The Perfect Sendoff

Farewell Captain.

The day I committed to Hofstra University, I did two things: put in for Letterman tickets and looked at the Yankees' schedule to figure out when I could head to the stadium to see Derek Jeter play.

A few weeks later, I finally arrived at Yankee Stadium. September 22, 1998. And the Yankees' starting shortstop was … Luis Sojo.

No worries. Over the next 16 years living in New York, I experienced many great memories, including multiple World Series titles and Jeter milestones that coincided with personal life moments. When the Red Sox came back in the 2004 ALCS, I had just lost the first job I ever had in television and, in 2011, when Derek Jeter got his 3,000th hit, I found out I was going to be a father.

New York City has changed since I moved here. But Derek Jeter has always been a part of the New York I've known.

And Thursday night, Jeter provided one final memory. I was there at the stadium and will always remember the atmosphere. With the score tied 2-2 in the bottom of the seventh, it seemed like the old Yankee Stadium ghosts were out haunting again when J.J. Hardy's throwing error on a routine Jeter double play ball instead put the Yankees ahead, 4-2. Up 5-2 in the bottom of the ninth, it was all but a lock that we had seen The Captain's final at-bat.

But that wasn't the way the baseball gods wanted him to go out after all. The Orioles knotted the game up and the game went on to the bottom of the ninth. With Jeter due up third, everyone in the stadium knew what would happen next. Of all the things that had to go wrong and then go right.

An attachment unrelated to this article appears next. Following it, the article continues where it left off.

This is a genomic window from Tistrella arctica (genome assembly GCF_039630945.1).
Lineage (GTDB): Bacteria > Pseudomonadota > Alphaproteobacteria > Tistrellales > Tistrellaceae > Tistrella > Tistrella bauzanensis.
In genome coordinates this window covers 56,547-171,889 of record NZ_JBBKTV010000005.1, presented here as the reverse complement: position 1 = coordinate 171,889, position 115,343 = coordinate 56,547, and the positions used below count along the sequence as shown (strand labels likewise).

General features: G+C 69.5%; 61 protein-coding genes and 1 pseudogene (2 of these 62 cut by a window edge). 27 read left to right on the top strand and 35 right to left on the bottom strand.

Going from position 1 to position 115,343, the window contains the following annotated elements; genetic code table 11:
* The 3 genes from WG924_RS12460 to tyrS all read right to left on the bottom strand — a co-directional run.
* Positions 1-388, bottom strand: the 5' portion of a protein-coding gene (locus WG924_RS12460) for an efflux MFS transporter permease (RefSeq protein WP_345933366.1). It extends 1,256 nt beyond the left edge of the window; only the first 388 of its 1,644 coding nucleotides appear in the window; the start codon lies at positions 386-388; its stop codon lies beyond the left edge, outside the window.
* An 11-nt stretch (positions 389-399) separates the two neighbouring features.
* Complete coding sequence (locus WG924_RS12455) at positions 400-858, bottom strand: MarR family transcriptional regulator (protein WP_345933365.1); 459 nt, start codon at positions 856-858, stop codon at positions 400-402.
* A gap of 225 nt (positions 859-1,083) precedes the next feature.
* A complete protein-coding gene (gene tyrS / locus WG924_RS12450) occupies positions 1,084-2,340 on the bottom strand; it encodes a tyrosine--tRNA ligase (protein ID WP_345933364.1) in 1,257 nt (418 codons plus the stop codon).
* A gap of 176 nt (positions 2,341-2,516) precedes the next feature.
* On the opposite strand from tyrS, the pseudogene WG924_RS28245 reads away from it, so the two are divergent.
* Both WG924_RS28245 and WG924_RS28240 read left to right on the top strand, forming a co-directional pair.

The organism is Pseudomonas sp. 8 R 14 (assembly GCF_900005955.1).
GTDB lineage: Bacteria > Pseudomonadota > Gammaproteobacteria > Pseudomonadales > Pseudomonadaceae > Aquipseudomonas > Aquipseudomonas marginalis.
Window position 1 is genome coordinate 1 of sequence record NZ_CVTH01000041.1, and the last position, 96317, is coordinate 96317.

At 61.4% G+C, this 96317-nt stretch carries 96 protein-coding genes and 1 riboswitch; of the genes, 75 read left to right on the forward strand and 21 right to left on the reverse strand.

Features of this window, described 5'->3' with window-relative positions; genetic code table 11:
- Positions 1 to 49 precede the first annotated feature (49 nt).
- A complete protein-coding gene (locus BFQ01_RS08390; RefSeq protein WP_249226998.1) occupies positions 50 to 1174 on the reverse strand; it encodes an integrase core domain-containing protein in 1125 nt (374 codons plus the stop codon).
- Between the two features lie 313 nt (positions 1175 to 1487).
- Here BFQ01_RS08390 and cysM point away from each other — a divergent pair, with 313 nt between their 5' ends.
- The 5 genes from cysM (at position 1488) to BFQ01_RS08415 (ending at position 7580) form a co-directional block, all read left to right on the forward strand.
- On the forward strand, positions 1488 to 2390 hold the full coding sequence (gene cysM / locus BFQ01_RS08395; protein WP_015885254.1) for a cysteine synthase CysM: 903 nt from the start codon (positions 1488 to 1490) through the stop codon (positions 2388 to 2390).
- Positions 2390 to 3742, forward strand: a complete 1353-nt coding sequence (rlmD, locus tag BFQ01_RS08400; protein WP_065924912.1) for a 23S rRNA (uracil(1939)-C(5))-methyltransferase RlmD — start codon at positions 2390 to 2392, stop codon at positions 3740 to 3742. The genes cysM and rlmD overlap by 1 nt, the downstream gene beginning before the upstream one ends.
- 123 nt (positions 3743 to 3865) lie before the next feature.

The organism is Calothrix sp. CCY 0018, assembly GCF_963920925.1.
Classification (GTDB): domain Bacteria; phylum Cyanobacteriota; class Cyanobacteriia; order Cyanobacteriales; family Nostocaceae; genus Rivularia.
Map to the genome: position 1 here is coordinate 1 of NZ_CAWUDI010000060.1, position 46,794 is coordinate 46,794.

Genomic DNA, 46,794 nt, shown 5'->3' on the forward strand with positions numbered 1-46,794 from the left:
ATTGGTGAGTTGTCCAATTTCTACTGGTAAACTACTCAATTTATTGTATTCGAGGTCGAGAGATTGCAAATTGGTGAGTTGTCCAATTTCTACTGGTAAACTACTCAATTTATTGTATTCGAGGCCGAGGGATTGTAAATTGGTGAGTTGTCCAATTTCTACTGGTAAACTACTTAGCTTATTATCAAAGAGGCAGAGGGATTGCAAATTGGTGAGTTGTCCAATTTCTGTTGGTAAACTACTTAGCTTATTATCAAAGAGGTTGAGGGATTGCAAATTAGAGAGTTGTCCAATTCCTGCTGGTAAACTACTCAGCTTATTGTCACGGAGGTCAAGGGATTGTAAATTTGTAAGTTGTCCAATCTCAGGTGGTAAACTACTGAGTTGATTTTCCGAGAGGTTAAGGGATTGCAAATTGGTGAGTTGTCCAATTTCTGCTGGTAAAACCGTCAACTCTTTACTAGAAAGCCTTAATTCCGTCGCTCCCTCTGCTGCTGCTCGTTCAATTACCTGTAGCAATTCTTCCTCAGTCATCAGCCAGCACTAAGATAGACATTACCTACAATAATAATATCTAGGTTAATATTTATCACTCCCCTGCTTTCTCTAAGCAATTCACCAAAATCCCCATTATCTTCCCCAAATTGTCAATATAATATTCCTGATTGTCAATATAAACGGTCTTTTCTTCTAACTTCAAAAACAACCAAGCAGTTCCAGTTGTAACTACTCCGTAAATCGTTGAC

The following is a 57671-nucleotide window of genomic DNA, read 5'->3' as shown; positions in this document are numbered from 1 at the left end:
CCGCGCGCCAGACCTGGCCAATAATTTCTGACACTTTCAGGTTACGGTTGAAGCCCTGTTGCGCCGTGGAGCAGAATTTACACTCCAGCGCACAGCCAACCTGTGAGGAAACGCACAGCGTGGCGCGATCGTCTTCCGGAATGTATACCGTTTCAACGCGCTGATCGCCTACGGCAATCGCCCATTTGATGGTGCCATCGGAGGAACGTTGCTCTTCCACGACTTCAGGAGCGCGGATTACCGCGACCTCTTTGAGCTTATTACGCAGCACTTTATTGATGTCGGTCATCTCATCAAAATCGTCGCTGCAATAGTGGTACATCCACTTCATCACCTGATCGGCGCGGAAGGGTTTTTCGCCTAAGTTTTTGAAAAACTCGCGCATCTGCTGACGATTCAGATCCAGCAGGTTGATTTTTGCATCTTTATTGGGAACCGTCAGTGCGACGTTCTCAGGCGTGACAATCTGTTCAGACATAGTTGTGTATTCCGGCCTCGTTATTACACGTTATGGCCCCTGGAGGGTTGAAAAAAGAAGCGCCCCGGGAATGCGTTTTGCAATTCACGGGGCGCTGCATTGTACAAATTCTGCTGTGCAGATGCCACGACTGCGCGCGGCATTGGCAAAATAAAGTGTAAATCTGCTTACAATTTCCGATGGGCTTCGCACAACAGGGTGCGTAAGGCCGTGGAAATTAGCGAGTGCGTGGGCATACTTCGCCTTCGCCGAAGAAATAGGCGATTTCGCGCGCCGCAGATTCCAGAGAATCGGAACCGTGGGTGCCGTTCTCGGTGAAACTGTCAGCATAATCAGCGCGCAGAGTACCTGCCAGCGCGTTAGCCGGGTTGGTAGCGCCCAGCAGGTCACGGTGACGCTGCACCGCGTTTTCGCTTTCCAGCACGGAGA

Jose Pirela singles. Brett Gardner sacrifices him over to second. A 40-year old Jeter brings home the winning run on the first pitch of his last at-bat. Just like the old days, Daaaa Yankees Win. Sinatra. Repeat.

Except this final goodbye in a matter of minutes had amazingly gone from a respectful standing ovation of chants into a raucous, thunderous, madhouse that rivaled the excitement of any Postseason game I'd ever been at. Even the same Sinatra version of "New York, New York" that blares win or lose sounded better.

I woke up Friday morning, still feeling the high of the game. I bought every local New York paper just like I had done when they won each World Series.

Every city's fan base should have the pleasure of watching a homegrown player spend his career wearing their colors and seeing him go out a hero. Hopefully Anaheim will have that with Mike Trout, Pittsburgh with Andrew McCutchen and San Francisco with Buster Posey.

But I live in New York and root for the Yankees. Thankfully, for me and millions of fans, Jeter wore pinstripes.

Joel Solomon is a staff writer for Off the Bat from the MLB Fan Cave.